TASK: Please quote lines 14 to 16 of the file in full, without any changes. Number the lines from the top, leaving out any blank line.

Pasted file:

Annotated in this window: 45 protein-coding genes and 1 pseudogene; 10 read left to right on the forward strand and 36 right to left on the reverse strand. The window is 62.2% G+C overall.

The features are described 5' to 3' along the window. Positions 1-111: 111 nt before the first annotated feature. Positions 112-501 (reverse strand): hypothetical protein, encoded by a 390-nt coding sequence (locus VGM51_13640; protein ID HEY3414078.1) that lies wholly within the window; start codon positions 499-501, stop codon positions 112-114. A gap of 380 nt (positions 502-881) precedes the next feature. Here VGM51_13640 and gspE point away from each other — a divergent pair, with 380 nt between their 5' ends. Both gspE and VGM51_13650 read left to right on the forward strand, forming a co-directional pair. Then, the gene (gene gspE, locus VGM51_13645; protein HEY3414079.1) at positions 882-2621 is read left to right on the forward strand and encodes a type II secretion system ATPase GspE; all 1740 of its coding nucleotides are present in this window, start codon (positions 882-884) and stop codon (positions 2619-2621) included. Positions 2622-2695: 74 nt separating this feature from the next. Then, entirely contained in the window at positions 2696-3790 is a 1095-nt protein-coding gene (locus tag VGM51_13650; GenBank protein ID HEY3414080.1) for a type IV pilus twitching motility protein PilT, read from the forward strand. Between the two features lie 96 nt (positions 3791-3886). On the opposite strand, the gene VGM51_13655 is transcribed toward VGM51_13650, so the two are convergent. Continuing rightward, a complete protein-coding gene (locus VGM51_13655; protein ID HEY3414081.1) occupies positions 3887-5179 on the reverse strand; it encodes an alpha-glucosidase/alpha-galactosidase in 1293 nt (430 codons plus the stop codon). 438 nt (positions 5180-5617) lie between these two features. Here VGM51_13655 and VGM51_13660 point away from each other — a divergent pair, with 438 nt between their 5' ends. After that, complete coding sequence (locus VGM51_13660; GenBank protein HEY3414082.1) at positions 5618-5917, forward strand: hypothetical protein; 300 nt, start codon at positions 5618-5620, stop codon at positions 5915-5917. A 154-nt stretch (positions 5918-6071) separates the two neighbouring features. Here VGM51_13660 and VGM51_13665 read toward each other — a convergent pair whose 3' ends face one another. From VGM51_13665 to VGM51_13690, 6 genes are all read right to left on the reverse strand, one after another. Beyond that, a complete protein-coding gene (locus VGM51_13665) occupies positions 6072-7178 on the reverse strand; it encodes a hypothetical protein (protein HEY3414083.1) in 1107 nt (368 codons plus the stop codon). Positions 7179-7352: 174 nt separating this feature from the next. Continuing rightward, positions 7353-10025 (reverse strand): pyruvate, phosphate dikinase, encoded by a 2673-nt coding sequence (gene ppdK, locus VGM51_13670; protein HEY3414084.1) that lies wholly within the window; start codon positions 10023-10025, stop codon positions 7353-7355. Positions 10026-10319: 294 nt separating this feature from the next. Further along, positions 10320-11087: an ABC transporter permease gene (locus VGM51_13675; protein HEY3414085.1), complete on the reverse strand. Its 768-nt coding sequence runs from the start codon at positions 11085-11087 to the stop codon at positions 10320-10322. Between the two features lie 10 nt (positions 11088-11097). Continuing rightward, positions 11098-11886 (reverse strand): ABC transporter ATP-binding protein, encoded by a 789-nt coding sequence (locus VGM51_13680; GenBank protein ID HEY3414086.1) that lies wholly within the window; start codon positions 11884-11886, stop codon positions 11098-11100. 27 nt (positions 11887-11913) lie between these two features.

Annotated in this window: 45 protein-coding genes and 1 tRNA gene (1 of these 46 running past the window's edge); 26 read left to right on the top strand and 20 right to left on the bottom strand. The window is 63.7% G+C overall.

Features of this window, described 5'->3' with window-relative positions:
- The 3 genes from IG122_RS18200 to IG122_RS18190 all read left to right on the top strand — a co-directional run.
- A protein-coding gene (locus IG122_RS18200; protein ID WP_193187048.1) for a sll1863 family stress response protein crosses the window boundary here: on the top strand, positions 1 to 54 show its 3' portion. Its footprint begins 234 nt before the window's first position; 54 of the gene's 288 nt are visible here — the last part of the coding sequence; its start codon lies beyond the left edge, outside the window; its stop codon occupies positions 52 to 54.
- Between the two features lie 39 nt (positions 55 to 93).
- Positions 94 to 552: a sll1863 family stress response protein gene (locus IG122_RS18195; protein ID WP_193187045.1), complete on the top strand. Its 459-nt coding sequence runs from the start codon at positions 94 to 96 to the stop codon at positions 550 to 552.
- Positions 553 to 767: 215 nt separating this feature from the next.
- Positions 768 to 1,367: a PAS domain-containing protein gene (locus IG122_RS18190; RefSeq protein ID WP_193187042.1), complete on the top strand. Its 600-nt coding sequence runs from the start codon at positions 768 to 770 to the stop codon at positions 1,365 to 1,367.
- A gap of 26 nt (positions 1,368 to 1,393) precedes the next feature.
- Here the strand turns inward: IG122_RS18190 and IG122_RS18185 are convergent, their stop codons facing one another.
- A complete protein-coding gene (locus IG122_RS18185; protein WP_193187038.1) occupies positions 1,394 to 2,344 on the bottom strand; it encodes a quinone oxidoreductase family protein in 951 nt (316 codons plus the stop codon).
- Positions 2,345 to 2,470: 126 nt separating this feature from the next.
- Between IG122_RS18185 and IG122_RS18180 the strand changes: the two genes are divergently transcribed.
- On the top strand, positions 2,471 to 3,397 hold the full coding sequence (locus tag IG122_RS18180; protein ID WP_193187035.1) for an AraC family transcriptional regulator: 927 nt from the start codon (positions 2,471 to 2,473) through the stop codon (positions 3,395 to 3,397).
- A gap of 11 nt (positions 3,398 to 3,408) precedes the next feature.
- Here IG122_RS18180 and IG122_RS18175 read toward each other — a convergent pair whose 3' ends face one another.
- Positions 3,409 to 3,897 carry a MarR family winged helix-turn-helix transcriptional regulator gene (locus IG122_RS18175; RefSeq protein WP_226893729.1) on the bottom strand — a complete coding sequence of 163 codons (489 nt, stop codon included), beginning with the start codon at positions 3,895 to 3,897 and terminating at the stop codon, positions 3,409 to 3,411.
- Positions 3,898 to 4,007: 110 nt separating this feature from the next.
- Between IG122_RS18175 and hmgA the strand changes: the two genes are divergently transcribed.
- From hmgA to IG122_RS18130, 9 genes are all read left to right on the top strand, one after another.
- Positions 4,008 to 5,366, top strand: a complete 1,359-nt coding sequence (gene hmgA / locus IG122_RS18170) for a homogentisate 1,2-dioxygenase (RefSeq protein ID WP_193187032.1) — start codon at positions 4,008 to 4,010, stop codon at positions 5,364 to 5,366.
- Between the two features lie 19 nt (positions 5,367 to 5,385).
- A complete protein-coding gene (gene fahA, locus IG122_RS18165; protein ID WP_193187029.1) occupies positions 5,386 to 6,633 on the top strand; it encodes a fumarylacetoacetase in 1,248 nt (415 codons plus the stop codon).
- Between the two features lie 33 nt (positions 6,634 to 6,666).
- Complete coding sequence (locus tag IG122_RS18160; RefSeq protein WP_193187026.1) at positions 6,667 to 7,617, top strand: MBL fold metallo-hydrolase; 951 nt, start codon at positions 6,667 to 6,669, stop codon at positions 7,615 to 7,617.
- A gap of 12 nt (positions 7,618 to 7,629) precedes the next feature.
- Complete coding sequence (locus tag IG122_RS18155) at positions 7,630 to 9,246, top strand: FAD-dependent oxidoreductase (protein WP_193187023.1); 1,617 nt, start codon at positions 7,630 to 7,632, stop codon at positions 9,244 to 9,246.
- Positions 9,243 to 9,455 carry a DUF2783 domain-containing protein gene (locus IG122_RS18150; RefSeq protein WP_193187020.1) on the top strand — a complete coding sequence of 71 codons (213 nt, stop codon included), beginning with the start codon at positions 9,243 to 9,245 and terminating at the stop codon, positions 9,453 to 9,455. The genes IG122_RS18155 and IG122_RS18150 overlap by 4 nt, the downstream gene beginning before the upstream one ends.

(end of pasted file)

- Positions 2,345 to 2,470: 126 nt separating this feature from the next.
- Between IG122_RS18185 and IG122_RS18180 the strand changes: the two genes are divergently transcribed.
- On the top strand, positions 2,471 to 3,397 hold the full coding sequence (locus tag IG122_RS18180; protein ID WP_193187035.1) for an AraC family transcriptional regulator: 927 nt from the start codon (positions 2,471 to 2,473) through the stop codon (positions 3,395 to 3,397).